TransportWithMessageCredential Silverlight Compatibility
It doesn't exist in Silverlight 2 Beta 2. You can make your own though. This post describes how to add your own headers to a WCF call in a Silverlight application. There are a few changes that I needed to make. Most code that uses HTTP needs to be changed to HTTPS. For instance, when adding binding elements to the custom binding you need to change the HttpTransportBindingElement to an HttpsTransportBindingElement. You also need to make sure that you set the security mode for the binding to Transport. The proxy generator will dutifully create your client configuration with the TransportWithMessageCredential. It doesn't hurt to leave them in the configuration, just make sure the default configuration is never used; the runtime will error when it tries to parse the security mode because TransportWithMessageCredential does not exist in the security enumeration in the Silverlight runtime. Getting around it is accomplished by providing your own binding and endpoint address as the per the example in the referenced post. The hardest part was writing the security header so that it was compatible with the WCF security headers. To figure this out, I created a small windows application, hooked it up to the services and inspected the messages server side. I'll paste my security header class below since that code is not included in any of the posts I saw. The frustrating thing about all of this work is that it will all be thrown out when security credentials and TransportWithMessageCredential security are support in Silverlight WCF proxies. Ah well.

Who are you?
Problem number three is getting the identity of the user. I could not find the identity in any of the normal places: OperationContext, HttpContext, Thread.CurrentPrincipal. Nothing. My understanding is that this is because I am not using impersonation, nor do I want to, but if someone knows how to configure things a different way, I'm all ears. My solution was to add a message inspector. Implementing IDispatchMessageInspector allows you to inspect the contents of a message after the credentials in the message have been authenticated. With a little XPath, the authenticated username falls right into your hands, er code... whatever. The point is that you now know the user's identity and can provide it to your routines for authorization purposes. One little gotcha about writing message inspectors is that message can only be read or copied once. Here's an article that explains how to get around it and a conversation on why it works the way it does. Yes, it's an old 'Indigo' article, but it is still relevant.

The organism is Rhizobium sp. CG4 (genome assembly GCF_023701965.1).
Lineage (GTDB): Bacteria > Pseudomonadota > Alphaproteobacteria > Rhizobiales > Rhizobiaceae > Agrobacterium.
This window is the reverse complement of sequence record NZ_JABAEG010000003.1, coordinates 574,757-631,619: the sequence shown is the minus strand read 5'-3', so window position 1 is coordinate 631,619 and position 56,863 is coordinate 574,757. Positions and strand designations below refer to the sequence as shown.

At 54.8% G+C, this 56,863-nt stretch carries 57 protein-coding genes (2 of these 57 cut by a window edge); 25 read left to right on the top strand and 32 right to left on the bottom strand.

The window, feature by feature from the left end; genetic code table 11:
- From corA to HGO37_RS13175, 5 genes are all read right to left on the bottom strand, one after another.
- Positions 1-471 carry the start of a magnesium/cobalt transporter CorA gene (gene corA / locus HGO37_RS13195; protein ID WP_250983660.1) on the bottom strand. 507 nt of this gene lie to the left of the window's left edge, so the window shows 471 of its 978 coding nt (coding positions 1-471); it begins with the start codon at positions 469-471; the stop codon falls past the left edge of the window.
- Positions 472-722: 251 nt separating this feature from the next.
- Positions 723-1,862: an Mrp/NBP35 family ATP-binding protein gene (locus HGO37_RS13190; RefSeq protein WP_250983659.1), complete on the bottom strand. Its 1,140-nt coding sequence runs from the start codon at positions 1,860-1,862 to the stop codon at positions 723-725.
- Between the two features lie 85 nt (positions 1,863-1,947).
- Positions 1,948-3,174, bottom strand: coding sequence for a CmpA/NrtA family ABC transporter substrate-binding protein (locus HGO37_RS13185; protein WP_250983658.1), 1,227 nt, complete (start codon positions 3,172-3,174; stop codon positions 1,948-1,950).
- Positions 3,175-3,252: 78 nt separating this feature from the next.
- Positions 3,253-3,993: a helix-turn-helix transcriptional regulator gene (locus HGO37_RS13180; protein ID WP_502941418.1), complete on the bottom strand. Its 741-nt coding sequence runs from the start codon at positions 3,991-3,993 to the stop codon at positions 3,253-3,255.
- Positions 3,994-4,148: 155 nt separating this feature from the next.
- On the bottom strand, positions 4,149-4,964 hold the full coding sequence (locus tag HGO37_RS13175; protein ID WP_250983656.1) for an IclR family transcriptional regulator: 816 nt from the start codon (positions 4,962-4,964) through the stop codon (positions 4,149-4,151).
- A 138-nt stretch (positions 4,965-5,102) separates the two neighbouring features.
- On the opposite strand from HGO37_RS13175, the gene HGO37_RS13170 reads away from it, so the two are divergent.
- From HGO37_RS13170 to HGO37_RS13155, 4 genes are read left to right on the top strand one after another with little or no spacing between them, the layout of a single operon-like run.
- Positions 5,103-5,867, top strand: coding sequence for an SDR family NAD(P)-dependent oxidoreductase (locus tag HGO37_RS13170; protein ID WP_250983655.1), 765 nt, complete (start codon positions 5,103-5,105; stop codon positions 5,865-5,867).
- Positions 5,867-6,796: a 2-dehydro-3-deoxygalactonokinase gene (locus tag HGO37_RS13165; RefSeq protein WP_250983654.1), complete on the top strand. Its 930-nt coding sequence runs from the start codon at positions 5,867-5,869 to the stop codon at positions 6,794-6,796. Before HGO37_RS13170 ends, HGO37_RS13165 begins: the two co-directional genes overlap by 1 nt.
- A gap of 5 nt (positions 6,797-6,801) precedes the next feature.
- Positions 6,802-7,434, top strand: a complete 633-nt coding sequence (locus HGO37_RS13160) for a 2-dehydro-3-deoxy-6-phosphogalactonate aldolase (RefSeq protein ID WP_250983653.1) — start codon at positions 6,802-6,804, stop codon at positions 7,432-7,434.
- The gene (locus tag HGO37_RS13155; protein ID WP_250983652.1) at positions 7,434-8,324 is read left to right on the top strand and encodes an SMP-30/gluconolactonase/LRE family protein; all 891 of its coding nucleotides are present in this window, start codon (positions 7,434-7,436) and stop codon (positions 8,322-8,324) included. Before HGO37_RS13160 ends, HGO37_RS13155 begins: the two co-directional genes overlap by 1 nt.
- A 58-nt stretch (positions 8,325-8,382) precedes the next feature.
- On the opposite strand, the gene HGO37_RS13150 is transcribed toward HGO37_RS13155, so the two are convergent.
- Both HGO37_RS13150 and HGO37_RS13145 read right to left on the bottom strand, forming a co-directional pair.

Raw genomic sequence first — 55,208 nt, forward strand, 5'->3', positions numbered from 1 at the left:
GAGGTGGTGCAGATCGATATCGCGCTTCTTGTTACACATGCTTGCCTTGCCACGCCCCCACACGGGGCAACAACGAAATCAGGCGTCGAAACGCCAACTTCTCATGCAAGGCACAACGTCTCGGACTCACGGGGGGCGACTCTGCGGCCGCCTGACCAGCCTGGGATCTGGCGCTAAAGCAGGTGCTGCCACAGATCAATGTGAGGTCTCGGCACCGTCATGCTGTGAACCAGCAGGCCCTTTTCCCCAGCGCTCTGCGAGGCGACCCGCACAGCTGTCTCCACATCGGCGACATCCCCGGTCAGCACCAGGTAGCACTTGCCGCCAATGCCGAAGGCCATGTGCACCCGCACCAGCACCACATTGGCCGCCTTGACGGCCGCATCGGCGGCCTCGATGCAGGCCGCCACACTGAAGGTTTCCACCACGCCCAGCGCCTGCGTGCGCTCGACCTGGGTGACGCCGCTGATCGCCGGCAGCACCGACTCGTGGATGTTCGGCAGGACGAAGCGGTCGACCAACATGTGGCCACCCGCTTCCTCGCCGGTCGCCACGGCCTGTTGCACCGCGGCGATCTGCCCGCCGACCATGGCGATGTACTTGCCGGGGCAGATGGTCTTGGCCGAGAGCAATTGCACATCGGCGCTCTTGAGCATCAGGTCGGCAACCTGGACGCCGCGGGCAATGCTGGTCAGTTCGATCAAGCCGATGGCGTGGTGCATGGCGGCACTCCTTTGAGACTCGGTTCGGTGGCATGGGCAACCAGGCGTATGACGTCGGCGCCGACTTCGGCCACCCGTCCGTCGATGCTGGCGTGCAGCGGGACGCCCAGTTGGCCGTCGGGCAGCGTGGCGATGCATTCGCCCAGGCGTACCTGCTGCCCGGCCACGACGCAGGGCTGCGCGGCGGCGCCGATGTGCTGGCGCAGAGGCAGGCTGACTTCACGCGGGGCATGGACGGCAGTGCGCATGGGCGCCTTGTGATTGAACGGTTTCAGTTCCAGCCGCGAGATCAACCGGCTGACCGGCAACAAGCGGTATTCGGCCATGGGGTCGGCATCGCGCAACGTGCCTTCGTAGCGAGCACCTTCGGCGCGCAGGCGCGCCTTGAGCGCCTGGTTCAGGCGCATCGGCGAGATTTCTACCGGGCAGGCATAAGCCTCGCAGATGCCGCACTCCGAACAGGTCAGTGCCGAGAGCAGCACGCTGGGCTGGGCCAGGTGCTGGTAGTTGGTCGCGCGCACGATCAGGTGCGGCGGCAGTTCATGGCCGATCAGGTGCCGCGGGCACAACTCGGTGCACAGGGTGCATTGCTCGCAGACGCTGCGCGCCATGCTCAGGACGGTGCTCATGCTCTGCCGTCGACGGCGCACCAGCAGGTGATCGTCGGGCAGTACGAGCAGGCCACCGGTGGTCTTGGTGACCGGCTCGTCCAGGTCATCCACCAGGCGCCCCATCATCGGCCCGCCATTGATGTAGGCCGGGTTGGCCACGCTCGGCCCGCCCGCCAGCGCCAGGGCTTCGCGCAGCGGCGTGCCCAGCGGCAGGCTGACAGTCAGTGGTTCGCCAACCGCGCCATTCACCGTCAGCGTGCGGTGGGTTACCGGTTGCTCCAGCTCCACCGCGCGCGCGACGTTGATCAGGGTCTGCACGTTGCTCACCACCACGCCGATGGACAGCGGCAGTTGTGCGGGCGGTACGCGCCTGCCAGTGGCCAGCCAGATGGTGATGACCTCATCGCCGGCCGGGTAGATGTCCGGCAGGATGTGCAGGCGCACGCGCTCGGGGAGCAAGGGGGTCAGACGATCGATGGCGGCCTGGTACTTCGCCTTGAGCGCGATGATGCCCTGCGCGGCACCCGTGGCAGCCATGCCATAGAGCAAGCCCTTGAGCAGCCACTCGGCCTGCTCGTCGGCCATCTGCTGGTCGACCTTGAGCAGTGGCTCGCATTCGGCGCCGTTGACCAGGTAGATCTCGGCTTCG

[EDIT] So I was rereading this article recently because apparently a bunch of people have found it. One change that I made sometime since Silverlight 2 released is that I found out where WCF stuffs identity information. OperationContext.Current.ServiceSecurityContext.PrimaryIdentity. That's it. The message inspectors are no longer necessary if they ever were. I don't know if that's a Silverlight 2 thing or not, but you should all be using the final release now anyway.[/EDIT]

That's more or less it. Again, I'm sorry for the lack of detail, but others have already done most of the documenting, I just had to put it all together. If you have questions, you can email me. My contact information should be on the side of the blog there somewhere. Silverlight RTM or RTW or CTP or whatever comes next is due out fairly soon from my understanding. At that time I don't think all that code required to solve problem two will be needed any more. But if you need to get this working now like we did, it is possible. And it's not that much work once you understand how all the pieces parts fit together.

The code I promised
Somewhere up above I said that I would provide a little bit of code to demonstrate how to write WCF compatible security headers from a class inheriting from MessageHeader. The credentials object is one of my own devising that keeps the password encrypted in memory and I store it at the top level in my Silverlight Application object, app.xaml. But is should be obvious what information goes where. Oh, except for the username token. In other WCF applications, this is the string "uuid-" followed by a random Guid selected for that instance of the application followed by "-1". e.g. "uuid-12345678-1234-1234-1234-123456789012-1". Here's the code:

public class SecurityHeader : MessageHeader

protected override void OnWriteHeaderContents(System.Xml.XmlDictionaryWriter writer, MessageVersion messageVersion)
var timestamp = DateTime.Now;
var application = Application.Current as App;
var credentials = application.Credentials;

var secUtilNamespace =
var secExtNamespace =

"Timestamp", secUtilNamespace);
"Id", secUtilNamespace, "_0");
"Created", secUtilNamespace, timestamp.ToString("O"));
"Expires", secUtilNamespace, timestamp.AddMinutes(5).ToString("O"));
"UsernameToken", secExtNamespace);
"Id", secUtilNamespace, credentials.UsernameToken);
"Username", secExtNamespace, credentials.Username);
"Password", secExtNamespace);
"Type", secExtNamespace, "");

public override string Name
get { return "Security"; }

public override string Namespace
get { return ""; }

public override bool MustUnderstand
get{ return true; }